Top 20 Films of the 2010s–#9

20 Dec

By Tanner Smith

Continuing my countdown of my top 20 favorite films of the decade, here’s a recap: 20) Mad Max: Fury Road, 19) Fruitvale Station, 18) Hugo, 17) Parasite, 16) Spotlight, 15) Spider-Man: Into the Spider-Verse, 14) Midnight Special, 13) Take Shelter, 12) The Spectacular Now, 11) The Social Network, 10) Frances Ha

9) GET OUT (2017)

Jordan Peele’s Get Out…man, do I love this movie!

When I first saw it in a theater in February 2017, I was blown away by this tense, enthralling, thought-provoking, flat-out entertaining allegorical horror film. It was one of the best, most unforgettable moviegoing experiences of my life–sitting in a theater, watching this crazy mystery unfold on the big screen, taking in every setup, wondering impatiently where it was going, wanting to know more, praying that the payoff wouldn’t disappoint, and even at one point whispering to the patron sitting next to me, “I am so close to running out of here screaming if I don’t get some answers right now!” It was that great mixture of uncomfortableness and entertainment that I don’t see much of in movies.

It was my favorite film of 2017, and I even included it in my Top 100 Favorite Movies list. My feelings towards it hasn’t changed in the slightest.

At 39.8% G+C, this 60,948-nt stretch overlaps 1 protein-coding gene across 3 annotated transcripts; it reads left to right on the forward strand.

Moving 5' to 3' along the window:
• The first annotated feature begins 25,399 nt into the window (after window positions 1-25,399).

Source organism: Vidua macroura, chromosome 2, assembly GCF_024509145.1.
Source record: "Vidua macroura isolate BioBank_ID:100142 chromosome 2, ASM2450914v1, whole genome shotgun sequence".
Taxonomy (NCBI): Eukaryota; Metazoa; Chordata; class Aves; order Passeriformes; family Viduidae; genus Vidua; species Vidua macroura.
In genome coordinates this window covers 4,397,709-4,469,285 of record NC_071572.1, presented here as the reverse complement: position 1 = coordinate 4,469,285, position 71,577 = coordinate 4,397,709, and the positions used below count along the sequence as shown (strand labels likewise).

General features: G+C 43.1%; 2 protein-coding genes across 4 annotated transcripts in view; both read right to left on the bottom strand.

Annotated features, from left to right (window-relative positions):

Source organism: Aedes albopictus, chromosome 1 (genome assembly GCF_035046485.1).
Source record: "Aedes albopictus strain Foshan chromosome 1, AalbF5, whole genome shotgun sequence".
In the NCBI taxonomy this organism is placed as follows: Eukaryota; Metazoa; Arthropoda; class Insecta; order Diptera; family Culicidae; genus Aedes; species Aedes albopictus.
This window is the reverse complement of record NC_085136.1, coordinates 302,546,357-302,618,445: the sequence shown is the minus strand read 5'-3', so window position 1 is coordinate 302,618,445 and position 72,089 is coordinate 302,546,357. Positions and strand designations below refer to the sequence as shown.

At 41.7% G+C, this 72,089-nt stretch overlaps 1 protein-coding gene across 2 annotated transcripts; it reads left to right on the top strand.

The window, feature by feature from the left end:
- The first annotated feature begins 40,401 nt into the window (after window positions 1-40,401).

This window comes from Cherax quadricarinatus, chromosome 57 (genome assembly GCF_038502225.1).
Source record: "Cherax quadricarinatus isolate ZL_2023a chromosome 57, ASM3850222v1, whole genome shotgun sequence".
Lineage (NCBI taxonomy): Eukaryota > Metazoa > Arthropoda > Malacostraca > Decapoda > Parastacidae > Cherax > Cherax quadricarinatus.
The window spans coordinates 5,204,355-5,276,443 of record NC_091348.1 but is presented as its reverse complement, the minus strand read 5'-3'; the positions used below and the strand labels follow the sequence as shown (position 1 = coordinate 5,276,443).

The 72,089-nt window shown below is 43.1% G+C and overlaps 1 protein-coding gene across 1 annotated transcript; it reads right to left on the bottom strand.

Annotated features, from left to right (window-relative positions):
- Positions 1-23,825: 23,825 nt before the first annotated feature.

“Get Out” has everything I look for in mainstream entertainment–likable characters, neat atmosphere, social commentary, effective comic relief, and best of all, a feeling of nervousness as I wait on-edge for something you know is bound to happen…but I don’t know what’s going to happen or how or when. That it uses uncomfortable issues such as liberal guilt and jealous racism to craft its story and create a balance of comedy and terror makes for a film that is just brilliantly entertaining while also delivering a subtle social message.

And I’m so glad I wasn’t the only one to recognize its genius, as it since picked up so many accolades, including the Academy Awards (with four nominations, including Best Picture, and winning Best Original Screenplay which I applauded).

I also love to watch the reactions of those who are seeing it for the first time and discussing it with them afterwards. The scene in which our hero Chris (well-played by Daniel Kaluuya, who was nominated for his performance) has a strange encounter with the maid (Betty Gabriel) always delivers a reaction towards everyone I show it to–and even when I watch it again, I get a visceral reaction every time she inches closer to the camera (and Chris…and us): something along the lines of recoiling and exclaiming, “Don’t come near me!” It’s also great to see them absorb the answers to the questions that have been built up for a good chunk of the movie–it’s not what they expect and it’s wonderfully creative in how it’s all handled.

And for that reason, even though the film is almost three years old, I’m still reluctant to go into too much detail about it. I want people who haven’t seen “Get Out” to go into it just like I did and come out of it feeling…is “fulfilled” too strong a word?

I love this movie. I remember calling 2016 a great year for horror films–The Invitation, The VVitch, Ouija: Origin of Evil, 10 Cloverfield Lane, Green Room, Lights Out, and Hush. Little did I know that just a couple months into 2017, I would realize all of those films were just preparing me for the best horror film of the decade.

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